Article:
“Peggy——” said Mr. Woods.
“Pardon me,” she interrupted him, her masculine little chin high in the air, “but I wish you wouldn’t call me that. It was well enough when we were boy and girl together, Mr. Woods. But you’ve developed since—ah, yes, you’ve developed into such a splendid actor, such a consummate liar, such a clever scoundrel, Mr. Woods, that I scarcely recognise you now.”
And there was not a spark of anger in the very darkest corner of Billy’s big, brave heart, but only pity—pity all through and through, that sent little icy ticklings up and down his spine and turned his breathing to great sobs. For she had turned full face to him and he could see the look in her eyes.
I think he has never forgotten it. Years after the memory of it would come upon him suddenly and set hot drenching waves of shame and remorse surging about his body—remorse unutterable that he ever hurt his Peggy so deeply. For they were tragic eyes. Beneath them her twitching mouth smiled bravely, but the mirth of her eyes was monstrous. It was the mirth of a beaten woman, of a woman who has known the last extreme of shame and misery and has learned to laugh at it. Even now Billy Woods cannot quite forget.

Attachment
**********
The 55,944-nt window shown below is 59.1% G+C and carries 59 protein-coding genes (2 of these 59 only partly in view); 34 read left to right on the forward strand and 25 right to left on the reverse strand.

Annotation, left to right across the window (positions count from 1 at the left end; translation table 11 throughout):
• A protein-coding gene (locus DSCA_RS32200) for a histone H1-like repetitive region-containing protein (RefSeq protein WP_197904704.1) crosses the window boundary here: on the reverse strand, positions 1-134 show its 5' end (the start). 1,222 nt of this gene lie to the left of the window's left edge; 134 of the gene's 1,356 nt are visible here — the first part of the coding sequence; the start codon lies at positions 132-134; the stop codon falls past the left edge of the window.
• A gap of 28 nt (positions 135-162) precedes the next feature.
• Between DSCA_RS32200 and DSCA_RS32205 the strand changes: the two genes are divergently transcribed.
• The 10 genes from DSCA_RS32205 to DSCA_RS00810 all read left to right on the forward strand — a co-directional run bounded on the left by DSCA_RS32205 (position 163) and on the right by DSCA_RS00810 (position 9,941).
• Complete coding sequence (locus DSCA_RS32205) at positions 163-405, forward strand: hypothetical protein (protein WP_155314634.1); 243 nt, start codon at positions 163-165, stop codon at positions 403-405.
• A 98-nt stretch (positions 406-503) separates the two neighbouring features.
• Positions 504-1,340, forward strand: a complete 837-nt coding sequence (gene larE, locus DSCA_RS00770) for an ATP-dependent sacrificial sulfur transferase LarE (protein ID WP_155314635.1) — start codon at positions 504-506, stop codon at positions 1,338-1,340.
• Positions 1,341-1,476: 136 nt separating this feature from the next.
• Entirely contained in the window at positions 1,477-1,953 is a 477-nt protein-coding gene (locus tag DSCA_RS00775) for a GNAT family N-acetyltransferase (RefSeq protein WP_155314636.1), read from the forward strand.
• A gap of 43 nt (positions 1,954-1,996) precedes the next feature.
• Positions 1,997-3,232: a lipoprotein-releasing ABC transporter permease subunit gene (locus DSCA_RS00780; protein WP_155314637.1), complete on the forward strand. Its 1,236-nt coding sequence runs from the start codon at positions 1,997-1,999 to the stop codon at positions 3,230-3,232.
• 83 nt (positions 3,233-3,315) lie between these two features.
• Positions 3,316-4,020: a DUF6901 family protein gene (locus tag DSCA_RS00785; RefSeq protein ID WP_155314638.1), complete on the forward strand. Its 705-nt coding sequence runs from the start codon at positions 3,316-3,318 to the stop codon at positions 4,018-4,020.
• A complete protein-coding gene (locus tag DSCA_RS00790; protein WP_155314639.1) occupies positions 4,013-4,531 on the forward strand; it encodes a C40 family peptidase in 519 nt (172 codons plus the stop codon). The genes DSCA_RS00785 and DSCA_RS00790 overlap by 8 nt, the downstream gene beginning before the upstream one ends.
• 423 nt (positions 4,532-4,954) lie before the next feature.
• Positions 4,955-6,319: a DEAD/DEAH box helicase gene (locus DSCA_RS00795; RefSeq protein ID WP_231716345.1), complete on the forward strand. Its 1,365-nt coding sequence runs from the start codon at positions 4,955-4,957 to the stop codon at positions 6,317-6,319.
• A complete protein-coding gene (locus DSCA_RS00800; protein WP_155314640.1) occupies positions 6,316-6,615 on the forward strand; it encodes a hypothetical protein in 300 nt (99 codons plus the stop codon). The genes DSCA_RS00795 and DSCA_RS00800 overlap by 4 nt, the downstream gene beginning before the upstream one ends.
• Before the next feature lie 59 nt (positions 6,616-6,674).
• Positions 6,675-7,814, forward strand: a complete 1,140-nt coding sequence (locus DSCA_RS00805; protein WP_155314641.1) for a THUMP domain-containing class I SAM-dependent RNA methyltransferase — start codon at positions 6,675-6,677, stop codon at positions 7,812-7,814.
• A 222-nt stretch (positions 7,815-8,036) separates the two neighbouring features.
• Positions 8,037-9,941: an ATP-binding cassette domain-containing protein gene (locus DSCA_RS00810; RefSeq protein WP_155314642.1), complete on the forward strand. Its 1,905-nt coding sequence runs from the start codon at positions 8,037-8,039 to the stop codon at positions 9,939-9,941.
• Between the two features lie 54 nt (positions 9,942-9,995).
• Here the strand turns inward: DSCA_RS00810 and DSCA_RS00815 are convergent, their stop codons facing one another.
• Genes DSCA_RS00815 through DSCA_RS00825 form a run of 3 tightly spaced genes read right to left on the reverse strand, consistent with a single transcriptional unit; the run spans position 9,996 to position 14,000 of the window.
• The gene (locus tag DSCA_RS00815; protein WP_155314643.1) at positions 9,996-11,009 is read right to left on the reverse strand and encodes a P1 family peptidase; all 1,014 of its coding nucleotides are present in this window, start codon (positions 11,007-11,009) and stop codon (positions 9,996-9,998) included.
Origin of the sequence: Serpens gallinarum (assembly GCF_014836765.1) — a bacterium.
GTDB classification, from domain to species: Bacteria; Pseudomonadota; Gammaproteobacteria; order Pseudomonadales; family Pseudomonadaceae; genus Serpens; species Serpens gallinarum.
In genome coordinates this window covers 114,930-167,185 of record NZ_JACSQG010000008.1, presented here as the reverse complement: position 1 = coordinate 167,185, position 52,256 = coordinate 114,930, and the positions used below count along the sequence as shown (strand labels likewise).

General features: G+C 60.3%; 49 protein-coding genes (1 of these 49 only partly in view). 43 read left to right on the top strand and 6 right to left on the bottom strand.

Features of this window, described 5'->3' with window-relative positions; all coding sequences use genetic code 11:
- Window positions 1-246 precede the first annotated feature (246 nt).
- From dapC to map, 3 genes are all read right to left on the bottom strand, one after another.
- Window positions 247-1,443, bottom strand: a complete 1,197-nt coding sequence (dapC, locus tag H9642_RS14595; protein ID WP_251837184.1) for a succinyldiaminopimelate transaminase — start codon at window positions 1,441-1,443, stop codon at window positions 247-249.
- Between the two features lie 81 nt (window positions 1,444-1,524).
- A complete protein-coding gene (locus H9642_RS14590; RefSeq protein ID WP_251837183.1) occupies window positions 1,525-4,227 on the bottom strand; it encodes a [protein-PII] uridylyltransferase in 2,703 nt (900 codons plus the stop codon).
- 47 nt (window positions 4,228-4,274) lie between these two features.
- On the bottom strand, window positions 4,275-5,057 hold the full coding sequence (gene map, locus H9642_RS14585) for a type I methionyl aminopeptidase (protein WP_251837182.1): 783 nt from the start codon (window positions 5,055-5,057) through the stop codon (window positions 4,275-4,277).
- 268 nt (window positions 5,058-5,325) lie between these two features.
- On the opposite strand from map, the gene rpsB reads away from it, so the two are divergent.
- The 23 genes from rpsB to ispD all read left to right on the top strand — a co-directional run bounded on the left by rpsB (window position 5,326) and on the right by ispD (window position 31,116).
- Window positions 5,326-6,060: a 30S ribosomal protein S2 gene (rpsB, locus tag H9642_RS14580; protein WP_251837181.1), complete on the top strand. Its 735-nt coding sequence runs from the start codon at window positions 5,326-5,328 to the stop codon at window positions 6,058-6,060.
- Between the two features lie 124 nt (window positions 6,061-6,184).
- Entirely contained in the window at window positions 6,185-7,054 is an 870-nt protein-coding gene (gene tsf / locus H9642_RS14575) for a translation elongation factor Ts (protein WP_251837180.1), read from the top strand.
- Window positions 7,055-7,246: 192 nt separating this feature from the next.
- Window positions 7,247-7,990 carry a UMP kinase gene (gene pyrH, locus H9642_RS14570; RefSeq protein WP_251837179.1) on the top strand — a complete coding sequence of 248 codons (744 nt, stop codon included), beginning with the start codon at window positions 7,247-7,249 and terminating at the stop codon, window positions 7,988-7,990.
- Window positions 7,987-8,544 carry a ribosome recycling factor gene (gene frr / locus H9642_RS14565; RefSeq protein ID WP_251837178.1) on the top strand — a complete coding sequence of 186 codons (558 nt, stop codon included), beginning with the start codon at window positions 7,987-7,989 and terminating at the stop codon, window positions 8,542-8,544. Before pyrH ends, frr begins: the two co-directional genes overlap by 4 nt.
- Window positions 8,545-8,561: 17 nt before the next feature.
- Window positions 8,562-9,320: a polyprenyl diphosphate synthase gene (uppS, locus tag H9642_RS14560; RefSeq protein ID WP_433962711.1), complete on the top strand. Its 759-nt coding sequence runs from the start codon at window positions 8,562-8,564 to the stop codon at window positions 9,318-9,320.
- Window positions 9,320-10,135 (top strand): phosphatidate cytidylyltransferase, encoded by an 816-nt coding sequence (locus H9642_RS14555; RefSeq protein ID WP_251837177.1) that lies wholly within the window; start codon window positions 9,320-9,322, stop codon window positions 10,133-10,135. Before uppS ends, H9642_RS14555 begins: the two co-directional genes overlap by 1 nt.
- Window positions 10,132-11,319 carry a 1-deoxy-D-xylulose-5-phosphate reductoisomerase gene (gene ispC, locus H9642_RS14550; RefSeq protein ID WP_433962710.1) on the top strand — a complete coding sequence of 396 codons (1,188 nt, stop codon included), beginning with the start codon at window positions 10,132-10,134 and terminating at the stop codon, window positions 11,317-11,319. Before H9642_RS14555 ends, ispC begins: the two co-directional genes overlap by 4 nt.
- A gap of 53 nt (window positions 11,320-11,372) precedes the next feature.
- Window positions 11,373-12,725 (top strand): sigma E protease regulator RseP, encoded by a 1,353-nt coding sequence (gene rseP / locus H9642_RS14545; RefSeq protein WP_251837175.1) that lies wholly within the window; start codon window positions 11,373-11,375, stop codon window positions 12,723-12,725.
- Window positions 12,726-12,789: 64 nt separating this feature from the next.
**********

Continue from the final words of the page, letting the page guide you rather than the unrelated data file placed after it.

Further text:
“Peggy,” said he, brokenly, “ah, dear, dear Peggy, listen to me!”
“Why, have you thought of a plausible lie so soon?” she queried, sweetly. “Dear me, Mr. Woods, what is the use of explaining things? It is very simple. You wanted to marry me last night because I was rich. And when I declined the honour, you went back to your old love. Oh, it’s very simple, Mr. Woods! It’s a pity, though—isn’t it?—that all your promptness went for nothing. Why, dear me, you actually managed to propose before breakfast, didn’t you? I should have thought that such eagerness would have made an impression on Kathleen—oh, a most favourable impression. Too bad it hasn’t!”
“Listen!” said Billy. “Ah, you’re forcing me to talk like a cad, Peggy, but I can’t see you suffer—I can’t! Kathleen misunderstood what I said to her. I—I didn’t mean to propose to her, Peggy. It was a mistake, I tell you. It’s you I love—just you. And when I asked you to marry me last night—why, I thought the money was mine, Peggy. I’d never have asked you if I hadn’t thought that. I—ah, you don’t believe me, you don’t believe me, Peggy, and before God, I’m telling you the simple truth! Why, I hadn’t ever seen that last will, Peggy! It was locked up in that centre place in the desk, you remember. Why—why, you yourself had the keys to it, Peggy. Surely, you remember, dear?” And Billy’s voice shook and skipped whole octaves as he pleaded with her, for he knew she did not believe him and he could not endure the horror of her eyes.
But Margaret shook her head; and as aforetime the twitching lips continued to laugh beneath those tragic eyes. Ah, poor little lady of Elfland! poor little Undine, with a soul wakened to suffering!